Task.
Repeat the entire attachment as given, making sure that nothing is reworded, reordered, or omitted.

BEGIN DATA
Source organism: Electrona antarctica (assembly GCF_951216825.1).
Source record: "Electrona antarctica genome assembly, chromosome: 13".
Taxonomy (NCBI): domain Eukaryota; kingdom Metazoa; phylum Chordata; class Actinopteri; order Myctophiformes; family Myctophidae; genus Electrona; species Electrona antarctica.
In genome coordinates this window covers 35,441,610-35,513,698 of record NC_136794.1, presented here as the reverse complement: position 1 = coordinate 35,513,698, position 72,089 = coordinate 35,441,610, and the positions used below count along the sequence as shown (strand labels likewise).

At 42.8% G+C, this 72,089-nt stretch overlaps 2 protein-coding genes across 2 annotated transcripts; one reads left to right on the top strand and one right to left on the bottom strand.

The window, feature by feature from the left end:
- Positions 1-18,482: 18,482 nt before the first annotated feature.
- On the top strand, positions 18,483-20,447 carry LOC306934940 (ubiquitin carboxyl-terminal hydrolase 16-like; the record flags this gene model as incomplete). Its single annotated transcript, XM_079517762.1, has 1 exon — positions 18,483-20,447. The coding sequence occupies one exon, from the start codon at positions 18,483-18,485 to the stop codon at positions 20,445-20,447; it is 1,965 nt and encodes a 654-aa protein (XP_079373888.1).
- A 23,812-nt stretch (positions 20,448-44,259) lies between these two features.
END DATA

Source organism: Electrona antarctica (assembly GCF_951216825.1).
Source record: "Electrona antarctica genome assembly, chromosome: 13".
Taxonomy (NCBI): domain Eukaryota; kingdom Metazoa; phylum Chordata; class Actinopteri; order Myctophiformes; family Myctophidae; genus Electrona; species Electrona antarctica.
In genome coordinates this window covers 35,441,610-35,513,698 of record NC_136794.1, presented here as the reverse complement: position 1 = coordinate 35,513,698, position 72,089 = coordinate 35,441,610, and the positions used below count along the sequence as shown (strand labels likewise).

At 42.8% G+C, this 72,089-nt stretch overlaps 2 protein-coding genes across 2 annotated transcripts; one reads left to right on the top strand and one right to left on the bottom strand.

The window, feature by feature from the left end:
- Positions 1-18,482: 18,482 nt before the first annotated feature.
- On the top strand, positions 18,483-20,447 carry LOC306934940 (ubiquitin carboxyl-terminal hydrolase 16-like; the record flags this gene model as incomplete). Its single annotated transcript, XM_079517762.1, has 1 exon — positions 18,483-20,447. The coding sequence occupies one exon, from the start codon at positions 18,483-18,485 to the stop codon at positions 20,445-20,447; it is 1,965 nt and encodes a 654-aa protein (XP_079373888.1).
- A 23,812-nt stretch (positions 20,448-44,259) lies between these two features.